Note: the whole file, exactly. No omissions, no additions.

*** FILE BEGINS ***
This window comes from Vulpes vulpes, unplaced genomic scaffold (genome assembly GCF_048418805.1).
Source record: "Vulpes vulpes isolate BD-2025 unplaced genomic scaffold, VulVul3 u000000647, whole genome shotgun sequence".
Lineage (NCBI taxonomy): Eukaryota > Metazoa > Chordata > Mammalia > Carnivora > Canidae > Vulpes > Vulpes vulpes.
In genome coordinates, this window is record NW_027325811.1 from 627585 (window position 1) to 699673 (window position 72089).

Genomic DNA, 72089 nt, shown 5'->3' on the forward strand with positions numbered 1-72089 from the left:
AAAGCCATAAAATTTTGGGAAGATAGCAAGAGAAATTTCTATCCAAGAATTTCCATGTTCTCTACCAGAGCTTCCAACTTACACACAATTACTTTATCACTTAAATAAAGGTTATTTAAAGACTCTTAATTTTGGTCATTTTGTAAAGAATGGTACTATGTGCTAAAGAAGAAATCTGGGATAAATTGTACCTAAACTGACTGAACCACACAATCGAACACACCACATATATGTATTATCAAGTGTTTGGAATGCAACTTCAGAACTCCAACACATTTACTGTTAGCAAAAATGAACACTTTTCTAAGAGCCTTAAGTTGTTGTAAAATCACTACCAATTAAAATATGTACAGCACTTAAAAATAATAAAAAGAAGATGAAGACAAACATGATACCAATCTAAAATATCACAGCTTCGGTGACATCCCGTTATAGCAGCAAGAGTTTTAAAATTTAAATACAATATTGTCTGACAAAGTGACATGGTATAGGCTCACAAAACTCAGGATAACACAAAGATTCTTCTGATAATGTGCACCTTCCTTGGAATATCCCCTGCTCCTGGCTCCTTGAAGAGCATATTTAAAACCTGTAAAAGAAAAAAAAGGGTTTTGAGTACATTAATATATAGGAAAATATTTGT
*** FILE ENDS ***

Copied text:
This window comes from Vulpes vulpes, unplaced genomic scaffold (genome assembly GCF_048418805.1).
Source record: "Vulpes vulpes isolate BD-2025 unplaced genomic scaffold, VulVul3 u000000647, whole genome shotgun sequence".
Lineage (NCBI taxonomy): Eukaryota > Metazoa > Chordata > Mammalia > Carnivora > Canidae > Vulpes > Vulpes vulpes.
In genome coordinates, this window is record NW_027325811.1 from 627585 (window position 1) to 699673 (window position 72089).

Genomic DNA, 72089 nt, shown 5'->3' on the forward strand with positions numbered 1-72089 from the left:
AAAGCCATAAAATTTTGGGAAGATAGCAAGAGAAATTTCTATCCAAGAATTTCCATGTTCTCTACCAGAGCTTCCAACTTACACACAATTACTTTATCACTTAAATAAAGGTTATTTAAAGACTCTTAATTTTGGTCATTTTGTAAAGAATGGTACTATGTGCTAAAGAAGAAATCTGGGATAAATTGTACCTAAACTGACTGAACCACACAATCGAACACACCACATATATGTATTATCAAGTGTTTGGAATGCAACTTCAGAACTCCAACACATTTACTGTTAGCAAAAATGAACACTTTTCTAAGAGCCTTAAGTTGTTGTAAAATCACTACCAATTAAAATATGTACAGCACTTAAAAATAATAAAAAGAAGATGAAGACAAACATGATACCAATCTAAAATATCACAGCTTCGGTGACATCCCGTTATAGCAGCAAGAGTTTTAAAATTTAAATACAATATTGTCTGACAAAGTGACATGGTATAGGCTCACAAAACTCAGGATAACACAAAGATTCTTCTGATAATGTGCACCTTCCTTGGAATATCCCCTGCTCCTGGCTCCTTGAAGAGCATATTTAAAACCTGTAAAAGAAAAAAAAGGGTTTTGAGTACATTAATATATAGGAAAATATTTGT